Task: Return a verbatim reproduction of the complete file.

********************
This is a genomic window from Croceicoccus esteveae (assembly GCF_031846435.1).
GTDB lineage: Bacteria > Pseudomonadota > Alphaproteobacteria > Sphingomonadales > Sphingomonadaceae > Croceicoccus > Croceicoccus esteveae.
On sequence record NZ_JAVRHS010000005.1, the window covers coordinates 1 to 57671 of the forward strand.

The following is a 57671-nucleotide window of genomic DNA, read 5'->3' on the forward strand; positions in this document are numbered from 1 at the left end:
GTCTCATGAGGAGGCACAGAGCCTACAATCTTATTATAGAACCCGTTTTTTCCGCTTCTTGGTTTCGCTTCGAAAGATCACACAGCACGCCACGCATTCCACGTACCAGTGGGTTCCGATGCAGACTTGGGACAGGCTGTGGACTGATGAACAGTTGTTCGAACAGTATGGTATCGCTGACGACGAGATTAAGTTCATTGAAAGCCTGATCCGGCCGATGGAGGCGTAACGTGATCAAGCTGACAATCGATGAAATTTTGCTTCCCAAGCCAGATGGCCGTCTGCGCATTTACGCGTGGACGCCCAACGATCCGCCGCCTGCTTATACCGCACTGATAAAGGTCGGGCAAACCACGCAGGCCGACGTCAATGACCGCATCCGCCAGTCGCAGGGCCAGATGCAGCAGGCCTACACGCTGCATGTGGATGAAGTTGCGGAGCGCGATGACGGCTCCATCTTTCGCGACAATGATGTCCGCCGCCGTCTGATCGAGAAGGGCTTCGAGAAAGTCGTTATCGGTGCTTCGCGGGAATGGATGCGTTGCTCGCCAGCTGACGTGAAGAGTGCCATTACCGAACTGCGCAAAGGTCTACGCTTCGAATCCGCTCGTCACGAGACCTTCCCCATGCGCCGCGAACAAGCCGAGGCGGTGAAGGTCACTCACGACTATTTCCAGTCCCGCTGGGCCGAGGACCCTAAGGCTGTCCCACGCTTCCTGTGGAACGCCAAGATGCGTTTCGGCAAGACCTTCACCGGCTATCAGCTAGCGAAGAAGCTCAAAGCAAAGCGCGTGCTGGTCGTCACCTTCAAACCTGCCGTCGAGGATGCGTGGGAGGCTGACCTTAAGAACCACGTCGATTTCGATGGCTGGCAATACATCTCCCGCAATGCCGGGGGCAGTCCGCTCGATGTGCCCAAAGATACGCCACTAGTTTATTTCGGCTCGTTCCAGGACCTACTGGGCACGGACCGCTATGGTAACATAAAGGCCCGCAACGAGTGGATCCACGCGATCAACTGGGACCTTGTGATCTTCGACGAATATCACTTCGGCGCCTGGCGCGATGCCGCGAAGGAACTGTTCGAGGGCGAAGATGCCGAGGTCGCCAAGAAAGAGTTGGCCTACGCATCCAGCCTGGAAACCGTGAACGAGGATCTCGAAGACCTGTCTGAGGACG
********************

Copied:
This is a genomic window from Croceicoccus esteveae (assembly GCF_031846435.1).
GTDB lineage: Bacteria > Pseudomonadota > Alphaproteobacteria > Sphingomonadales > Sphingomonadaceae > Croceicoccus > Croceicoccus esteveae.
On sequence record NZ_JAVRHS010000005.1, the window covers coordinates 1 to 57671 of the forward strand.

The following is a 57671-nucleotide window of genomic DNA, read 5'->3' on the forward strand; positions in this document are numbered from 1 at the left end:
GTCTCATGAGGAGGCACAGAGCCTACAATCTTATTATAGAACCCGTTTTTTCCGCTTCTTGGTTTCGCTTCGAAAGATCACACAGCACGCCACGCATTCCACGTACCAGTGGGTTCCGATGCAGACTTGGGACAGGCTGTGGACTGATGAACAGTTGTTCGAACAGTATGGTATCGCTGACGACGAGATTAAGTTCATTGAAAGCCTGATCCGGCCGATGGAGGCGTAACGTGATCAAGCTGACAATCGATGAAATTTTGCTTCCCAAGCCAGATGGCCGTCTGCGCATTTACGCGTGGACGCCCAACGATCCGCCGCCTGCTTATACCGCACTGATAAAGGTCGGGCAAACCACGCAGGCCGACGTCAATGACCGCATCCGCCAGTCGCAGGGCCAGATGCAGCAGGCCTACACGCTGCATGTGGATGAAGTTGCGGAGCGCGATGACGGCTCCATCTTTCGCGACAATGATGTCCGCCGCCGTCTGATCGAGAAGGGCTTCGAGAAAGTCGTTATCGGTGCTTCGCGGGAATGGATGCGTTGCTCGCCAGCTGACGTGAAGAGTGCCATTACCGAACTGCGCAAAGGTCTACGCTTCGAATCCGCTCGTCACGAGACCTTCCCCATGCGCCGCGAACAAGCCGAGGCGGTGAAGGTCACTCACGACTATTTCCAGTCCCGCTGGGCCGAGGACCCTAAGGCTGTCCCACGCTTCCTGTGGAACGCCAAGATGCGTTTCGGCAAGACCTTCACCGGCTATCAGCTAGCGAAGAAGCTCAAAGCAAAGCGCGTGCTGGTCGTCACCTTCAAACCTGCCGTCGAGGATGCGTGGGAGGCTGACCTTAAGAACCACGTCGATTTCGATGGCTGGCAATACATCTCCCGCAATGCCGGGGGCAGTCCGCTCGATGTGCCCAAAGATACGCCACTAGTTTATTTCGGCTCGTTCCAGGACCTACTGGGCACGGACCGCTATGGTAACATAAAGGCCCGCAACGAGTGGATCCACGCGATCAACTGGGACCTTGTGATCTTCGACGAATATCACTTCGGCGCCTGGCGCGATGCCGCGAAGGAACTGTTCGAGGGCGAAGATGCCGAGGTCGCCAAGAAAGAGTTGGCCTACGCATCCAGCCTGGAAACCGTGAACGAGGATCTCGAAGACCTGTCTGAGGACG